By Helen Burns
Picture this: you are a team leader running a day-long workshop with a group of managers from across the organisation. The workshop is going well, everyone is contributing and you are making progress.
After the lunch break your senior manager arrives unannounced, stands in front of the group and says: "This isn't going well at all; I'm going to take over now."
Anyone who has been in the eye of a media storm will agree that the old saying, "any publicity is good publicity", no longer applies. Managing the media is an important element in protecting your brand and reputation. Lesley Parker reports.
The Pan Pharmaceuticals crisis in 2003 was one of the biggest product recalls in Australian history. About 1600 products, made by Pan for various brands, were eventually cleared from the shelves amid allegations of manufacturing malpractice.
Perhaps the oddest aspect of employee disengagement is that it can start at the very beginning, with the recruitment process and actual engagement, and grow insidiously from there. Deborah Tarrant reports.
Employee disengagement is triggered by something as simple as an organisation's culture being misrepresented in a job interview, or an inadequate job description. The wrong person is hired for the job - square peg, round hole - and there's a disconnect before the new recruit puts a coffee mug on the desk and greets co-workers.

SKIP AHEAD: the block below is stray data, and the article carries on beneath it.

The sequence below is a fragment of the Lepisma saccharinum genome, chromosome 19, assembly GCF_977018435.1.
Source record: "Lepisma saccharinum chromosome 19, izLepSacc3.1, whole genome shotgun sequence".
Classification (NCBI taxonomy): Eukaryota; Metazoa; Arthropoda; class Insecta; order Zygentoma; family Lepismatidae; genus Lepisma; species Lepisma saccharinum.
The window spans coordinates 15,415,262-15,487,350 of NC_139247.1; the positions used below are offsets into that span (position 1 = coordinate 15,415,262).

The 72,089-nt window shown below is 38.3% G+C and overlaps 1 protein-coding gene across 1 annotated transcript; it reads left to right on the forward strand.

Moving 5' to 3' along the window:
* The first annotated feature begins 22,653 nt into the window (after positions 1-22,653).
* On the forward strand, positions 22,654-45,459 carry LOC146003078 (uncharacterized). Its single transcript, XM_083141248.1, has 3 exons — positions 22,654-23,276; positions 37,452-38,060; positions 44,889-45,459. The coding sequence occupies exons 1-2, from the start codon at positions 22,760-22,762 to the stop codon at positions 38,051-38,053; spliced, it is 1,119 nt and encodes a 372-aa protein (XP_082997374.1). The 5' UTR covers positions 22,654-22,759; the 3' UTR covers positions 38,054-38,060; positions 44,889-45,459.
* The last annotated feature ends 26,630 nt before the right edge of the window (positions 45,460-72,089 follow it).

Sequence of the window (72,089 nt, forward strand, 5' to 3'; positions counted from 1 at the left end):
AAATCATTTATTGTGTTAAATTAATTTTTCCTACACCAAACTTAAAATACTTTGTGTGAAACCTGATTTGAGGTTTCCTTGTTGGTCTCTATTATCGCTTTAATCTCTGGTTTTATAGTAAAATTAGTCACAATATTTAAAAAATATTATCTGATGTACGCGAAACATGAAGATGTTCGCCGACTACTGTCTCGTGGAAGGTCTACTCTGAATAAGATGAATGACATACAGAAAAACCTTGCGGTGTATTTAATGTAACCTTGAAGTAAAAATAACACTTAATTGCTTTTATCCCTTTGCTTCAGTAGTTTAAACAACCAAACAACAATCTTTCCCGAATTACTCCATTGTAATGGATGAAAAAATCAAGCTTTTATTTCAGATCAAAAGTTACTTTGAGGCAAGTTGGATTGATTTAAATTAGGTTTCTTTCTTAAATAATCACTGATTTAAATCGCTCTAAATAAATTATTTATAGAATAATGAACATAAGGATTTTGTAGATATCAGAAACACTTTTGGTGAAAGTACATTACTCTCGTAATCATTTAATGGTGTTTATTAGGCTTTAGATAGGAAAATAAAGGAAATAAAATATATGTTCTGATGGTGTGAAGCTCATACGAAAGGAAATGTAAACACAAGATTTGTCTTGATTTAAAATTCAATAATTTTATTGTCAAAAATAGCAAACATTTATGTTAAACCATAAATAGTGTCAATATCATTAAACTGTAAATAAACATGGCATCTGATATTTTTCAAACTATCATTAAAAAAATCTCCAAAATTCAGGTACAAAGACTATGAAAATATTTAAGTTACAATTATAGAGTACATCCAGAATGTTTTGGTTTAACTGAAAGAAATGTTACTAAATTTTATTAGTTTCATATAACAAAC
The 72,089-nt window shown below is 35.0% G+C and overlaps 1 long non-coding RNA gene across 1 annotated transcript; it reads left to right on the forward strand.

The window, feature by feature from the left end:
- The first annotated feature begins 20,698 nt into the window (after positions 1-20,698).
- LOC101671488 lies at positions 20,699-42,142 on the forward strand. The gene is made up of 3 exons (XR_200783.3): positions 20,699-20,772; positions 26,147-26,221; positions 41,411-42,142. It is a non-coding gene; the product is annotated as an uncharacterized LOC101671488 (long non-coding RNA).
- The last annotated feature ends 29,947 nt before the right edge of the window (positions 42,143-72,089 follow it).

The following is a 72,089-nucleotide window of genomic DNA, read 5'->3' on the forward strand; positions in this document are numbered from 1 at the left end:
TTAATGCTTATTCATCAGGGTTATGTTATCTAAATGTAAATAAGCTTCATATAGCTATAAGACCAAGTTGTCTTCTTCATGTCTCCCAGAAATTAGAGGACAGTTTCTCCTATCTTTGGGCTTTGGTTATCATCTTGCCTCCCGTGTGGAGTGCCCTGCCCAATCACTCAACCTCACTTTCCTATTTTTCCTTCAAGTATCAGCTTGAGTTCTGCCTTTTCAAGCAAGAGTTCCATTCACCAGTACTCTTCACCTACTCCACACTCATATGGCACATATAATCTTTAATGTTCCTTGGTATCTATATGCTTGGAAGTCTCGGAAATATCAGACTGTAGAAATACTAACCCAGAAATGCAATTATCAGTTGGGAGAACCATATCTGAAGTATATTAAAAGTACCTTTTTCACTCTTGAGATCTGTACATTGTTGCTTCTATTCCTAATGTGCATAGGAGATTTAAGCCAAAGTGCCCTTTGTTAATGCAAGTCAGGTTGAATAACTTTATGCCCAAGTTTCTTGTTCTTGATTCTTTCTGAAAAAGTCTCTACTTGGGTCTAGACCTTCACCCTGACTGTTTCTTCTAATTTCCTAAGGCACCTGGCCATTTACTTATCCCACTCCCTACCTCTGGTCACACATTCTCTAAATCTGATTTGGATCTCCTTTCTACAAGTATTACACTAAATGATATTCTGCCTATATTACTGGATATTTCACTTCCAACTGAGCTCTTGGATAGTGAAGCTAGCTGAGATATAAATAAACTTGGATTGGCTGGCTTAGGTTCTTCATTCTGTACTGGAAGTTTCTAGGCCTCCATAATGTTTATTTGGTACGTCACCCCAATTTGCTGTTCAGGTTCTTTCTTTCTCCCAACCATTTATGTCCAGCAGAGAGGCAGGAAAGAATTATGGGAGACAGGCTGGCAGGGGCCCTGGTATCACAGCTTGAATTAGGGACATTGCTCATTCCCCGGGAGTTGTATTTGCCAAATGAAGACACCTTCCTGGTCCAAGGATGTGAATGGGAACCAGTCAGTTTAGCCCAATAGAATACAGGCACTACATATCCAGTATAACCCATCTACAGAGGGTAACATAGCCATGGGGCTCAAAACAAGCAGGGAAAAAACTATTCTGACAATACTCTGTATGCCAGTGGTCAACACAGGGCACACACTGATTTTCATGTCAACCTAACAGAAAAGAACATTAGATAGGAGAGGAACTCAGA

Managing the local division of a world brand is not always easy. Steve Vamos, Microsoft Australia 's Managing Director explains to Lauren Thomsen-Moore why the repositioning of the local culture was so important.
When Steve Vamos became Managing Director of Microsoft Australia in February 2003 his main brief was to improve the company's focus on customer and partner satisfaction.
The philosophy of not-for-profit organisations seems to resonate with younger workers and managers. It may be about doing good work or it may be the growing 'not for the profit of shareholders' approach.
Lesley Parker reports.
Many not-for-profit managers will quietly admit to having a self-esteem problem. They are the 'poor cousins' - sometimes figuratively, but often literally - of their corporate sector peers.